Top Court Hears Case of Jilted Wife Charged Under Chemical-Arms Law

Global Security Newswire Staff
Add to Briefcase
See more stories about...
Global Security Newswire Staff
Nov. 5, 2013, 11:02 a.m.

The U.S. Su­preme Court on Tues­day ap­peared sym­path­et­ic to a mi­cro­bi­o­lo­gist’s ar­gu­ment that she was un­fairly pro­sec­uted un­der a fed­er­al law that im­ple­ments the Chem­ic­al Weapons Con­ven­tion after she tried to pois­on a ro­mantic rival, ac­cord­ing to re­ports.

The na­tion’s top justices weighed the ap­peal of 42-year old Car­ol Ann Bond, who in 2008 pled guilty to try­ing to pois­on her hus­band’s preg­nant lov­er, Myrlina Haynes, with a chem­ic­al com­pound. Bond was charged in fed­er­al court with vi­ol­at­ing the 1998 Chem­ic­al Weapons Con­ven­tion Im­ple­ment­a­tion Act, the law the im­ple­men­ted the 1997 Chem­ic­al Weapons Con­ven­tion in the United States. She was sen­tenced to six years in pris­on and fought that con­vic­tion, ar­guing fed­er­al pro­sec­utors in­fringed upon state au­thor­ity by fil­ing charges against her un­der a law cre­ated to de­ter the use of chem­ic­al weapons by rogue na­tions and ter­ror­ists.

Most of the justices ap­peared “down­right angry” with the fed­er­al gov­ern­ment’s use of an in­ter­na­tion­al treaty to pro­sec­ute a wo­man in a do­mest­ic spat, USA Today re­por­ted. They ques­tioned if the Chem­ic­al Weapons Con­ven­tion and the law Con­gress passed im­ple­ment­ing it were in­ten­ded to reach to such do­mest­ic crimes or re­main only ap­plic­able to war­time mat­ters. At its core, the case is about wheth­er Con­gress can use its power to im­ple­ment treat­ies on loc­al mat­ters not nor­mally ap­plic­able to fed­er­al law, ac­cord­ing to Bloomberg.

It “seems un­ima­gin­able that you would bring this pro­sec­u­tion,” Justice An­thony Kennedy re­portedly told U.S. So­li­cit­or Gen­er­al Don­ald Ver­rilli, ac­cord­ing to the As­so­ci­ated Press.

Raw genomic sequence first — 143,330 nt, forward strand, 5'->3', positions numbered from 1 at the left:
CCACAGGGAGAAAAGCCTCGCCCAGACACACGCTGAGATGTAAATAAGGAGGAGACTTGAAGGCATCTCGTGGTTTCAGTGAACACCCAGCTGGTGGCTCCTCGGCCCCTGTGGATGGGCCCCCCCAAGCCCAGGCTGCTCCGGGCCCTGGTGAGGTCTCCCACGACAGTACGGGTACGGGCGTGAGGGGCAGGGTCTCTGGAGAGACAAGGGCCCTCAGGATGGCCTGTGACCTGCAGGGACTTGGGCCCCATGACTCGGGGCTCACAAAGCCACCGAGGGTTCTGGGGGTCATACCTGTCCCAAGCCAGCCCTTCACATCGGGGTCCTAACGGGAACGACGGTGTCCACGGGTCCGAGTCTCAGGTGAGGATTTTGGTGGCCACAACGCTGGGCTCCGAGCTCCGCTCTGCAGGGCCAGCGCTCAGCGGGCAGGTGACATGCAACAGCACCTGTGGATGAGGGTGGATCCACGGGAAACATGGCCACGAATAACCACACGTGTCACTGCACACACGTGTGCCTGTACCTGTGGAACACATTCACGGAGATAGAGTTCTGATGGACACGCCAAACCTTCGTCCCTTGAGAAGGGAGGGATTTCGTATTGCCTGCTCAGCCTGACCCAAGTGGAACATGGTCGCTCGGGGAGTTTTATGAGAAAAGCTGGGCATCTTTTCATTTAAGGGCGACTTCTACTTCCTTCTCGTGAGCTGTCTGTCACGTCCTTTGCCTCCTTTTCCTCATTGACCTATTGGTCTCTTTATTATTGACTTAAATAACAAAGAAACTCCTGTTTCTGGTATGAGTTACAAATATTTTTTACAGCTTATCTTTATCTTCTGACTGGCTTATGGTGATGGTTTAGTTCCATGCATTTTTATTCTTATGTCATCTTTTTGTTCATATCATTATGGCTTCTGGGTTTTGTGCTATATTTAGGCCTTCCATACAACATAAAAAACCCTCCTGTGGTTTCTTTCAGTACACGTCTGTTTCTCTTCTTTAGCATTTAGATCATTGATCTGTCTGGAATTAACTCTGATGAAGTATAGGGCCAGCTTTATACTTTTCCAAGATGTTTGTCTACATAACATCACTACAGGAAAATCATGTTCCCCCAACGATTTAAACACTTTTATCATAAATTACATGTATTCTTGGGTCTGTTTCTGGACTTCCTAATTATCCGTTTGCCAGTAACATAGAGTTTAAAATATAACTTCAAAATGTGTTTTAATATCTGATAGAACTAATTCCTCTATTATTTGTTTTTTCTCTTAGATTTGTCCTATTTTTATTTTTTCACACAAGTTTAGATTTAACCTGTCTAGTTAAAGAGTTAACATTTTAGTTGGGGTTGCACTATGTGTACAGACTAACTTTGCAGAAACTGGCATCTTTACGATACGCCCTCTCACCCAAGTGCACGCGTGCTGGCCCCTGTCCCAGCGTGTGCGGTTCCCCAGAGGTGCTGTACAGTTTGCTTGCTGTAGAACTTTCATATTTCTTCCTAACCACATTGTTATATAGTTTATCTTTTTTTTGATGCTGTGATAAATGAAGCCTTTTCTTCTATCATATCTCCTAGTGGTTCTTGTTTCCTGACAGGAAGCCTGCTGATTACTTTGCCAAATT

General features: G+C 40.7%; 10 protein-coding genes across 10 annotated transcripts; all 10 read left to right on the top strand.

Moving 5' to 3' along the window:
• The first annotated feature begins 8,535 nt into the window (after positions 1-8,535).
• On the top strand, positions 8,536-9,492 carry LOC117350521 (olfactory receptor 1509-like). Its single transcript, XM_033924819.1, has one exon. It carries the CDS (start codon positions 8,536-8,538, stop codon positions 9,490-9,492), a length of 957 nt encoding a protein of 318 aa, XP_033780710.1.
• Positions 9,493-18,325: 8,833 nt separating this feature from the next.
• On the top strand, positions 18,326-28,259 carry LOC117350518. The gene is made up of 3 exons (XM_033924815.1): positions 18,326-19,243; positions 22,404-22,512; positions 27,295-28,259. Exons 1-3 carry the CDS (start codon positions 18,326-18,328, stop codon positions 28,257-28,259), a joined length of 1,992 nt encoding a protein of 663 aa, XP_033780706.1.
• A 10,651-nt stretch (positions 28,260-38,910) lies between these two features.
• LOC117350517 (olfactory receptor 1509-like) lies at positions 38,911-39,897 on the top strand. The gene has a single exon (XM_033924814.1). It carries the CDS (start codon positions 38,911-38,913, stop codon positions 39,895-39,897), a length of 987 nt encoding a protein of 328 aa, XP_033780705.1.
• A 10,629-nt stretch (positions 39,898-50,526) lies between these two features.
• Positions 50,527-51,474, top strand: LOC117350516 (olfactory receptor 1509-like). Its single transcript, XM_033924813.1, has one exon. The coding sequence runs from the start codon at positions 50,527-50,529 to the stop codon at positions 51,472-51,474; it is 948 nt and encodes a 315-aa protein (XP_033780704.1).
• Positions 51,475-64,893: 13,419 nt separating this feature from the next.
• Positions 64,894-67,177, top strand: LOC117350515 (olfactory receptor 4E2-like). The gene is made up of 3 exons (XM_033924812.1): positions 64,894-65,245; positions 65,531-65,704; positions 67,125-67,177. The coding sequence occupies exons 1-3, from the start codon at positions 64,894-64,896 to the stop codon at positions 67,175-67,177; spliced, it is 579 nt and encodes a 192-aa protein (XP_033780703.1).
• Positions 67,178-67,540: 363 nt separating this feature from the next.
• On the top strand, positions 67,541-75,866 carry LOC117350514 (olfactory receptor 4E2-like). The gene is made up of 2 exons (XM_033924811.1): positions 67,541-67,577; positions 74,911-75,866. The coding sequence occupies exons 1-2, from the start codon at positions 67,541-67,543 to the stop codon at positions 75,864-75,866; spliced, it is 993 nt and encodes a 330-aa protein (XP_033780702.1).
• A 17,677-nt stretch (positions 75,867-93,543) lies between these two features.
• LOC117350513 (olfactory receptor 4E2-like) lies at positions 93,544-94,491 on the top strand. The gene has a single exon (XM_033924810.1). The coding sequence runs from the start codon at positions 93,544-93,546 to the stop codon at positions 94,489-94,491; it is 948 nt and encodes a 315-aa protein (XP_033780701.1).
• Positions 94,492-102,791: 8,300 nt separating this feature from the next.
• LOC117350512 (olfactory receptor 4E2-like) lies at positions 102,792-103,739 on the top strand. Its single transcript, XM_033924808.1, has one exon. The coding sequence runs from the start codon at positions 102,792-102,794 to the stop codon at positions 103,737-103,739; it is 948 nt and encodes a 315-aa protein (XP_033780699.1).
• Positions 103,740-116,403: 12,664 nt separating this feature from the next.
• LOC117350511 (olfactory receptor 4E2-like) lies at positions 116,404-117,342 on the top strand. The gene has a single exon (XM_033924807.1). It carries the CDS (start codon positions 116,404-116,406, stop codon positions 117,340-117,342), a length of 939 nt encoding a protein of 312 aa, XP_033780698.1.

Bond’s at­tor­ney, former U.S. so­li­cit­or gen­er­al Paul Clem­ent, re­ferred to his cli­ent’s crime con­sisted of “garden-vari­ety as­saults with chem­ic­als.”

Ver­rilli, though, ar­gued on be­half of Pres­id­ent Obama’s ad­min­is­tra­tion that if its treaty power were altered, U.S. ini­ti­at­ives re­lated to chem­ic­al weapons and nuc­le­ar non­pro­lif­er­a­tion could be hampered.

“There needs to be a com­pre­hens­ive ban,” Ver­rilli re­portedly ar­gued be­fore the high court. “You can’t be draw­ing these types of lines.”

Justice Elena Kagan, mean­while, main­tained that the Chem­ic­al Weapons Con­ven­tion and con­gres­sion­al im­ple­ment­a­tion of the treaty were sound and there­fore para­mount, USA Today re­por­ted. If they were not, judges would “take the place of treaty-makers,” she re­portedly said.

What We're Following See More »
ANOTHER NUCLEAR OPTION?
Byrd Rule Could Trip Up Health Legislation
3 hours ago
THE DETAILS

"Even if House Republicans manage to get enough members of their party on board with the latest version of their health care bill, they will face another battle in the Senate: whether the bill complies with the chamber’s arcane ... Byrd rule, which stipulates all provisions in a reconciliation bill must affect federal spending and revenues in a way that is not merely incidental." Democrats should have the advantage in that fight, "unless the Senate pulls another 'nuclear option.'”

Source:
ONE WEEK
Senate Votes To Fund Government
5 hours ago
BREAKING
ON TO SENATE
House Passes Spending Bill
6 hours ago
BREAKING

The House has passed a one-week spending bill that will avert a government shutdown which was set to begin at midnight. Lawmakers now have an extra week to come to a longer agreement which is expected to fund the government through the end of the fiscal year in September. The legislation now goes to the Senate, where it is expected to pass before President Trump signs it.

FULL CABINET IN PLACE
Acosta Confirmed As Labor Secretary
7 hours ago
THE DETAILS

Alexander Acosta was confirmed Thursday night as Labor secretary, officially filling out President Trump's cabinet on day 98 of his presidency. Nine Democrats joined every present Republican in voting to approve Acosta, with the final tally at 60-38. Trump's first choice for Labor secretary, Andrew Puzder, withdrew his nomination after taking criticism for hiring undocumented workers and for other matters in his personal life.

Source:
HAS WHITE HOUSE BACKING
Hurd to Make Push on Federal IT
7 hours ago
THE DETAILS

"Rep. Will Hurd (R-TX) plans to introduce legislation today designed to help federal agencies update their aging technology—and this time, it has White House backing. Hurd worked alongside White House Office of American Innovation officials Reed Cordish and Chris Liddell in crafting and tweaking the legislation, and called their partnership an 'invaluable' part of the process."

Source:
×
×

Welcome to National Journal!

You are currently accessing National Journal from IP access. Please login to access this feature. If you have any questions, please contact your Dedicated Advisor.

Login